Mining is the extraction of valuable minerals or other geological materials from the earth, usually from an orebody, lode, vein, seam, reef or placer deposit. Ores recovered by mining include metals, coal, oil shale, gemstones, limestone, chalk, dimension stone, rock salt, potash, gravel, and clay.
Ghana has 23 large-scale mining companies producing gold, diamonds, bauxite and manganese, and, there are also over 300 registered small scale mining groups and 90 mine support service companies. Other mineral commodities produced in the country are natural gas, petroleum, salt, and silver.
Small Scale Mining has been an aged-lonng activity that served as the source of livelihood in the 15th century, until it was mainstreamed through promulgation of the small scale mining law, PNDC 218 (1989) amid smuggling. It was later integrated into new Minerals and Mining Act 2006 (Act703), which the sections 81 to 99 of it applied to Small Scale Mining in 2006.
Gold symbolizes prosperity, reward, love, commitment and so much more, but shouldn’t it also shine brightly in the lives of the Peruvian miner digging deep underground, or the mother from Ghana who supports three children by working in a gold mine? These are the lives gold touches every day.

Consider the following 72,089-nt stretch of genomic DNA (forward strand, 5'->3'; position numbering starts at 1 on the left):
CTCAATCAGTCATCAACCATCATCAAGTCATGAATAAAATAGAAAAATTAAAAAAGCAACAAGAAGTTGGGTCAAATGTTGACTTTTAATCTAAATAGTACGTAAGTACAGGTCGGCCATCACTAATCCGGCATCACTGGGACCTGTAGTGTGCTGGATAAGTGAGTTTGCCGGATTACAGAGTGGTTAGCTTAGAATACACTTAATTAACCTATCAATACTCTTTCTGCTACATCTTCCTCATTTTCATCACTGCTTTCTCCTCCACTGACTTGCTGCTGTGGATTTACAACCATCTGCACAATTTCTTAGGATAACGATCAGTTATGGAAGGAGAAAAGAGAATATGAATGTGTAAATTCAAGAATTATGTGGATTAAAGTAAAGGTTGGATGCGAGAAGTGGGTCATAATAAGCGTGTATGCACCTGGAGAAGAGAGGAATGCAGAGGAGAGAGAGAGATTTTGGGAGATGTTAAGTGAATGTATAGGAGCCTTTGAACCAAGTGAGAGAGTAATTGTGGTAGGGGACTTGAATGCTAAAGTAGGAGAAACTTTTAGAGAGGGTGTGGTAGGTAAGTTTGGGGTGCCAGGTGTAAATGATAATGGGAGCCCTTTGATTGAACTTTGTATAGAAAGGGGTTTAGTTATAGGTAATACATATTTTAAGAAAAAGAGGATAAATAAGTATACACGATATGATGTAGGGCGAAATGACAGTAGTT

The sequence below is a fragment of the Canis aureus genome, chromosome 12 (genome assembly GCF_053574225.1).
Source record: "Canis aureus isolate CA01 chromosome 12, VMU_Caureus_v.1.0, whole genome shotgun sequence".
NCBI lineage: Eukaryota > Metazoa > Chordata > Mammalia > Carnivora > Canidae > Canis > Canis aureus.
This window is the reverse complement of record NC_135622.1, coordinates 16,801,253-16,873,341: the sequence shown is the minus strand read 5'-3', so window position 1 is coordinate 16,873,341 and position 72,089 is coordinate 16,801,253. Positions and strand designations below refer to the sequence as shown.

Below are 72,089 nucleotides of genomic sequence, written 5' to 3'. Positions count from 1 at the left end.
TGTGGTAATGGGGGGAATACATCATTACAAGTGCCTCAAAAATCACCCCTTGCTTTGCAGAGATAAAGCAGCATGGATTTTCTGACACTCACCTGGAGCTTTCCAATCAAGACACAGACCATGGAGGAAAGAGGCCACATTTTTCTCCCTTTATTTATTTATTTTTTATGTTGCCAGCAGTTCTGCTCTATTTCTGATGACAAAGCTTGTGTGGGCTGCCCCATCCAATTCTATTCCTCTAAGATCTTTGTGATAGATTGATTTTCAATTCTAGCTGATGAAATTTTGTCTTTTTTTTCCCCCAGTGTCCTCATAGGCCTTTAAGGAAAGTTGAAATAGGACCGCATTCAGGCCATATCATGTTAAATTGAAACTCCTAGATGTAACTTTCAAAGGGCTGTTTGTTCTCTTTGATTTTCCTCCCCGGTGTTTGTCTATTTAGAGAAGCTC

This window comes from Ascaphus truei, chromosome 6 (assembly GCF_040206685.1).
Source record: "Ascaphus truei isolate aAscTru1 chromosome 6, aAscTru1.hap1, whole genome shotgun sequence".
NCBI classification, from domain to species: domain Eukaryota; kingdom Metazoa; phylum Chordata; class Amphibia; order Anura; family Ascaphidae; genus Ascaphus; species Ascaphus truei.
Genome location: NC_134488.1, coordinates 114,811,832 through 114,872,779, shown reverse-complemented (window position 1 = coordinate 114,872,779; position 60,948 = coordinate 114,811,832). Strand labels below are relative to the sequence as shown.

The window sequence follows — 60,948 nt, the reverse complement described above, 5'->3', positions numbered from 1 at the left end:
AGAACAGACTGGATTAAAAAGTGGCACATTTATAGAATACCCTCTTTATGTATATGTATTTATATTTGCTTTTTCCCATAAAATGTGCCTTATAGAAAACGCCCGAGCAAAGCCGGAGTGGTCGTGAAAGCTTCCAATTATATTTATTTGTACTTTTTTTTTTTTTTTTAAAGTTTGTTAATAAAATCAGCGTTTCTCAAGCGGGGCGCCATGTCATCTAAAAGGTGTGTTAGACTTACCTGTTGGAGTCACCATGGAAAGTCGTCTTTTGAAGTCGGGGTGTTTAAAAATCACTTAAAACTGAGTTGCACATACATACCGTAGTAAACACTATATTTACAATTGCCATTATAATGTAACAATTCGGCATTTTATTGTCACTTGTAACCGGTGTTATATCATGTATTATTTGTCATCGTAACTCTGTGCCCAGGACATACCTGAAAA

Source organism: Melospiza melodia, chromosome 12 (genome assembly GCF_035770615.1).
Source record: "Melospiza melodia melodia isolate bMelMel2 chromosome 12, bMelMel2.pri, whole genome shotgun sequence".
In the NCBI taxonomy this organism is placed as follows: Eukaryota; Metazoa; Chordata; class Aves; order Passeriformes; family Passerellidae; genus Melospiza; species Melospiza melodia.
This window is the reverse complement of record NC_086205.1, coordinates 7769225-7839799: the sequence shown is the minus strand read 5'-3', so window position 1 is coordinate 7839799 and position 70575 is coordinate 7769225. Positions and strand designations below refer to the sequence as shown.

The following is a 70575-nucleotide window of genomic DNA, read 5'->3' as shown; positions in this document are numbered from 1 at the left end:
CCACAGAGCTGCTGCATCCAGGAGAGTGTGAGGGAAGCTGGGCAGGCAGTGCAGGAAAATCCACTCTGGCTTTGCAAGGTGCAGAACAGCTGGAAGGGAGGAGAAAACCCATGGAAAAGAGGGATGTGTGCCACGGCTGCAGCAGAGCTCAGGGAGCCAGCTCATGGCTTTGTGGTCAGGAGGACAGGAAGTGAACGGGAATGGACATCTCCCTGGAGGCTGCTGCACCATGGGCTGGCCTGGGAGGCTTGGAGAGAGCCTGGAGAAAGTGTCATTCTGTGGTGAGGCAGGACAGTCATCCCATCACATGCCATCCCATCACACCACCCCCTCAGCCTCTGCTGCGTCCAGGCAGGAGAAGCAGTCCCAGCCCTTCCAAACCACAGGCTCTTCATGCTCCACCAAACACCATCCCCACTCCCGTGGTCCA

“Globally there are around 25 million people employed in small-scale mining, 3 million in the industrial sector, and over 100 million people indirectly dependent on gold mining. Although many small-scale miners earn enough to live, many more miners, both industrial and small-scale, are at risk of staying trapped in the poverty cycle.
Numerous miners remain in the informal sector and do not receive fair prices for their gold and face a higher risk of exploitation. Why mine? Small-scale miners often turn to this profession because there are few viable economic alternatives,” according to Solidaridad.
However, irresponsible mining activities in the country over the years have brought about detrimental effects on the lives and the development of the country.
This is because, the country had been too flexible with its mining regulatory laws governing mining activities which has paved way for many investors into the country and thus, we are faced with these irresponsible mining canker that has become a hard Knut to crack.